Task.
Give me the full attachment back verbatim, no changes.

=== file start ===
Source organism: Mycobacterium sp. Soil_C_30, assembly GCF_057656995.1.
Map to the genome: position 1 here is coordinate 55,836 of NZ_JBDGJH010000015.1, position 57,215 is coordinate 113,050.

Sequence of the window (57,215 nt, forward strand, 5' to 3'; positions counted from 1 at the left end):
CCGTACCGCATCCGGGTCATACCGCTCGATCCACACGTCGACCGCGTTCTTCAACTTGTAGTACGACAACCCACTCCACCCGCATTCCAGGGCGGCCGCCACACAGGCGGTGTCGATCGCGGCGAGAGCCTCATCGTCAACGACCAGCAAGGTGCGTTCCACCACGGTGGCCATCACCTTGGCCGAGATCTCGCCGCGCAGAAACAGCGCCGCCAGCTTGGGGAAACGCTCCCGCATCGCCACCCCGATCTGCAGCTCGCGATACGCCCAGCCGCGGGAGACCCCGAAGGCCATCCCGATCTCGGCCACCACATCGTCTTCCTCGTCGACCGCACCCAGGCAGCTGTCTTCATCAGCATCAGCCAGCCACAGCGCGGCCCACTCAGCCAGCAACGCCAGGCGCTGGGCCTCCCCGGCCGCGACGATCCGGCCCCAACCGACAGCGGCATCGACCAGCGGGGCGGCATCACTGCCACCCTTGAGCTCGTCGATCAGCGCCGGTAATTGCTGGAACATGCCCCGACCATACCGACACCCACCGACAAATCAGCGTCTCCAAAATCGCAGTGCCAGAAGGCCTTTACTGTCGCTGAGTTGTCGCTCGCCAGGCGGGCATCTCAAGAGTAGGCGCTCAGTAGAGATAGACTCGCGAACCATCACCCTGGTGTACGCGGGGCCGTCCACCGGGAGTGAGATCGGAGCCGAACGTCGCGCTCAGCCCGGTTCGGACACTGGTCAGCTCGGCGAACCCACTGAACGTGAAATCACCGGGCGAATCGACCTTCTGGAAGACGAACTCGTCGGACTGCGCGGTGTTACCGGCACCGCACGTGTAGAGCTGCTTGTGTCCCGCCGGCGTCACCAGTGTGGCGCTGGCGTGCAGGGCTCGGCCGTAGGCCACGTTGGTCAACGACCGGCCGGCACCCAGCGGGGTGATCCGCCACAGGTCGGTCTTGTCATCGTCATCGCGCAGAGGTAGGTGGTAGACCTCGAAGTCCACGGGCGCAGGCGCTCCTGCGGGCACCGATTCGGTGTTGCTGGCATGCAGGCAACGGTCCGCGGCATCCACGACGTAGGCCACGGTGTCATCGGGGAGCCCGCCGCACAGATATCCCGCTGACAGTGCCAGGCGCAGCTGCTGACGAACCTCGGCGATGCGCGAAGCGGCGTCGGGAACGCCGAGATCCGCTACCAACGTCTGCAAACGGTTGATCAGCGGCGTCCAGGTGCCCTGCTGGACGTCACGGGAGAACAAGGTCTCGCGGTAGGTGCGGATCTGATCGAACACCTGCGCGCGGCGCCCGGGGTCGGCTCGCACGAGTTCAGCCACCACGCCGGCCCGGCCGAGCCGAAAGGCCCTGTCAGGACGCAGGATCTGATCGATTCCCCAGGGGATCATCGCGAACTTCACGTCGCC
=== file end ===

Source organism: Mycobacterium sp. Soil_C_30, assembly GCF_057656995.1.
Map to the genome: position 1 here is coordinate 55,836 of NZ_JBDGJH010000015.1, position 57,215 is coordinate 113,050.

Sequence of the window (57,215 nt, forward strand, 5' to 3'; positions counted from 1 at the left end):
CCGTACCGCATCCGGGTCATACCGCTCGATCCACACGTCGACCGCGTTCTTCAACTTGTAGTACGACAACCCACTCCACCCGCATTCCAGGGCGGCCGCCACACAGGCGGTGTCGATCGCGGCGAGAGCCTCATCGTCAACGACCAGCAAGGTGCGTTCCACCACGGTGGCCATCACCTTGGCCGAGATCTCGCCGCGCAGAAACAGCGCCGCCAGCTTGGGGAAACGCTCCCGCATCGCCACCCCGATCTGCAGCTCGCGATACGCCCAGCCGCGGGAGACCCCGAAGGCCATCCCGATCTCGGCCACCACATCGTCTTCCTCGTCGACCGCACCCAGGCAGCTGTCTTCATCAGCATCAGCCAGCCACAGCGCGGCCCACTCAGCCAGCAACGCCAGGCGCTGGGCCTCCCCGGCCGCGACGATCCGGCCCCAACCGACAGCGGCATCGACCAGCGGGGCGGCATCACTGCCACCCTTGAGCTCGTCGATCAGCGCCGGTAATTGCTGGAACATGCCCCGACCATACCGACACCCACCGACAAATCAGCGTCTCCAAAATCGCAGTGCCAGAAGGCCTTTACTGTCGCTGAGTTGTCGCTCGCCAGGCGGGCATCTCAAGAGTAGGCGCTCAGTAGAGATAGACTCGCGAACCATCACCCTGGTGTACGCGGGGCCGTCCACCGGGAGTGAGATCGGAGCCGAACGTCGCGCTCAGCCCGGTTCGGACACTGGTCAGCTCGGCGAACCCACTGAACGTGAAATCACCGGGCGAATCGACCTTCTGGAAGACGAACTCGTCGGACTGCGCGGTGTTACCGGCACCGCACGTGTAGAGCTGCTTGTGTCCCGCCGGCGTCACCAGTGTGGCGCTGGCGTGCAGGGCTCGGCCGTAGGCCACGTTGGTCAACGACCGGCCGGCACCCAGCGGGGTGATCCGCCACAGGTCGGTCTTGTCATCGTCATCGCGCAGAGGTAGGTGGTAGACCTCGAAGTCCACGGGCGCAGGCGCTCCTGCGGGCACCGATTCGGTGTTGCTGGCATGCAGGCAACGGTCCGCGGCATCCACGACGTAGGCCACGGTGTCATCGGGGAGCCCGCCGCACAGATATCCCGCTGACAGTGCCAGGCGCAGCTGCTGACGAACCTCGGCGATGCGCGAAGCGGCGTCGGGAACGCCGAGATCCGCTACCAACGTCTGCAAACGGTTGATCAGCGGCGTCCAGGTGCCCTGCTGGACGTCACGGGAGAACAAGGTCTCGCGGTAGGTGCGGATCTGATCGAACACCTGCGCGCGGCGCCCGGGGTCGGCTCGCACGAGTTCAGCCACCACGCCGGCCCGGCCGAGCCGAAAGGCCCTGTCAGGACGCAGGATCTGATCGATTCCCCAGGGGATCATCGCGAACTTCACGTCGCC